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Xue Mei1, Marina Druzhinina1, Gunasekaran Singaravelu1, Diane Shakes1, Andrew Singson1
1) Waksman Institute of Microbiology.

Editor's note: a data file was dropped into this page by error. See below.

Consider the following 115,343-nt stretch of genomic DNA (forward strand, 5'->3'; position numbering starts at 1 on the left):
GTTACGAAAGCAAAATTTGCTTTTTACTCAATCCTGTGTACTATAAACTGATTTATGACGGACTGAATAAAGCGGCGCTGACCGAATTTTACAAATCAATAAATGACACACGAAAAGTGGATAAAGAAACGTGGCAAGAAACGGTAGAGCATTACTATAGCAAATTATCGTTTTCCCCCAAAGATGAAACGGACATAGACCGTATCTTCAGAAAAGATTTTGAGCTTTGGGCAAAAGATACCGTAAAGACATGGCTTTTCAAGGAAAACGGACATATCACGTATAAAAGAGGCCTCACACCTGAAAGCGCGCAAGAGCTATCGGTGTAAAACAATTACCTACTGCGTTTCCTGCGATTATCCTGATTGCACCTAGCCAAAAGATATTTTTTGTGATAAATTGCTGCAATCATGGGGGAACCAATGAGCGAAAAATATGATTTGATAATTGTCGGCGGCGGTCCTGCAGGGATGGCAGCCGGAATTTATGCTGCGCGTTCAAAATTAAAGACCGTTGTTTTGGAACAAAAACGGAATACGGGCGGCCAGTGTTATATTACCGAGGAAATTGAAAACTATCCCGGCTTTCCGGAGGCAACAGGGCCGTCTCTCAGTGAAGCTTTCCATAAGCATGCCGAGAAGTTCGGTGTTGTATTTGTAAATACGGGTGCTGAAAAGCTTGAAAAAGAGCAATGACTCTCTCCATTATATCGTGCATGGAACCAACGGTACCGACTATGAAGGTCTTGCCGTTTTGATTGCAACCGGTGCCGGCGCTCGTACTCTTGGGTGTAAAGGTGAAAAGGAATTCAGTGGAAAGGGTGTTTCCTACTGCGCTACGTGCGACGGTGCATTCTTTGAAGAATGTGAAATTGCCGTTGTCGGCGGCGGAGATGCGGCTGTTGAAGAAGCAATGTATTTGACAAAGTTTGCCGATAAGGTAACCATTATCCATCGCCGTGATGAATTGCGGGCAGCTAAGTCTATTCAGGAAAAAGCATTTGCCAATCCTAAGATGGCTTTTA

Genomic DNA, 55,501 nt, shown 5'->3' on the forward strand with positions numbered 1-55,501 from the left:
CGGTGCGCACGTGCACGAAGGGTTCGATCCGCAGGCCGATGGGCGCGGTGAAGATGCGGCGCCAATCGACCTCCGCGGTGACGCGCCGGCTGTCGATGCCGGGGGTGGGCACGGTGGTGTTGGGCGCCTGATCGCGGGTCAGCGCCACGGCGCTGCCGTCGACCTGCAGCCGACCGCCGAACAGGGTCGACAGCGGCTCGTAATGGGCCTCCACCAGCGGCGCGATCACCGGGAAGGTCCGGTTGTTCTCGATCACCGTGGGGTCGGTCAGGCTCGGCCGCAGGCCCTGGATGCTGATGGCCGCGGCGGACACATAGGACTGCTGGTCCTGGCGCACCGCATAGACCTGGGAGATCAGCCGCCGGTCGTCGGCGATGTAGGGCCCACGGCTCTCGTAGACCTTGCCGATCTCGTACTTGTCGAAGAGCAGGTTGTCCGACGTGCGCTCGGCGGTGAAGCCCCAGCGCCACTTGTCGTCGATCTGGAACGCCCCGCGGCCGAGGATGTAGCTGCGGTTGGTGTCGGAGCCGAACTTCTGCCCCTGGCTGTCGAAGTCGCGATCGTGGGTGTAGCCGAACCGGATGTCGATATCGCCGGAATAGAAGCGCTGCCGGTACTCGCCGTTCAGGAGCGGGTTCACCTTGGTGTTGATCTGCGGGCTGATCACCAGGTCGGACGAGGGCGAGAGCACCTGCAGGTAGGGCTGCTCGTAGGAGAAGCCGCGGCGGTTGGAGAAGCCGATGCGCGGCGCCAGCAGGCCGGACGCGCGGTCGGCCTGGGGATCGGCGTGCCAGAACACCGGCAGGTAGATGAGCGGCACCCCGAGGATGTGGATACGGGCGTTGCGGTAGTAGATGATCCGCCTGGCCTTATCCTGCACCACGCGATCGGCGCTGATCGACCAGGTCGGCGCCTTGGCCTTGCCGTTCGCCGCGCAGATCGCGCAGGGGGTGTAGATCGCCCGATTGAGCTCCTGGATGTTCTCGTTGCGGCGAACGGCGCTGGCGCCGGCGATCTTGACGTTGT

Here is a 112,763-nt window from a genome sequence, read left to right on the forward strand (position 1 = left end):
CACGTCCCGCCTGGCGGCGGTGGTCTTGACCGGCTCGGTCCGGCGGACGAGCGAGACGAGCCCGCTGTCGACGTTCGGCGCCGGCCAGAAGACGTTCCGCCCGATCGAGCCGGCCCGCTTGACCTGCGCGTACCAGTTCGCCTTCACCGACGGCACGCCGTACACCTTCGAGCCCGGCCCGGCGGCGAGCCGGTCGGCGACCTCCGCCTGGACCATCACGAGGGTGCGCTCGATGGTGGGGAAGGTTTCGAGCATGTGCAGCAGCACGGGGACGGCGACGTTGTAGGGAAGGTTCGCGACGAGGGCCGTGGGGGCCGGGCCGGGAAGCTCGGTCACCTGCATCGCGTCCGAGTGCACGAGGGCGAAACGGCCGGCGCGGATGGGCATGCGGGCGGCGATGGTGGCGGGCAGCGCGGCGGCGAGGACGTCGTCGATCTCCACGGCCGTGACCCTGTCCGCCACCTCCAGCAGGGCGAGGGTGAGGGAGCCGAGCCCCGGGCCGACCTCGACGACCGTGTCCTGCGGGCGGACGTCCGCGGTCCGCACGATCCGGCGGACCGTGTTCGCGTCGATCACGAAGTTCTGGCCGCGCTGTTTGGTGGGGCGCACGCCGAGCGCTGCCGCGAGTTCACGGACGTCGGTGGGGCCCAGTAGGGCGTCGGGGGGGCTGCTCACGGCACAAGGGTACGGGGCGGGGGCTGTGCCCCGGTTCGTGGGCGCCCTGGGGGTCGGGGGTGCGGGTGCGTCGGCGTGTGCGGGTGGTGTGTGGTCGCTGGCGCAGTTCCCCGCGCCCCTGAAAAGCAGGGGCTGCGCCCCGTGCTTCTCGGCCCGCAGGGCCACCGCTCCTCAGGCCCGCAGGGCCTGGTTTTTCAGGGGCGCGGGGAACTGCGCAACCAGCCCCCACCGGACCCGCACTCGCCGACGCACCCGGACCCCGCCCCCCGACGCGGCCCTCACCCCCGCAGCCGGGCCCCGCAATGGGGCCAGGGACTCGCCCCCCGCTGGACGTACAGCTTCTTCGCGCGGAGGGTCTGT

Fertilization is central to sexual reproduction during which gametes undergo species-specific recognition, adhesion and eventually fuse to form a zygote. The molecular basis of fertilization is not well understood. In a forward genetics screen for fertility mutants in Caenorhabditis elegans we identified the spe-51 gene. Mutant worms make sperm that are unable to fertilize the oocyte but otherwise are normal by all available measurements. The spe-51 gene encodes a secreted protein that includes an immunoglobulin (Ig)-like fold and a hydrophobic sequence of amino acids. The cell autonomous mutant behavior of spe-51 mutant sperm suggest that this sperm-secreted protein stays associated with the sperm cell surface and functions either in cis on the sperm surface or in trans with the egg cell surface to complete fertilization. This is the first example of a secreted protein required for the interactions between the sperm and egg with genetic validation for a specific function in fertilization. Our analysis of this gene could serve as a paradigm for mammalian sperm-secreted or reproductive tract-secreted proteins that coat the sperm surface and influence their survival, motility, and/or the ability to fertilize the egg.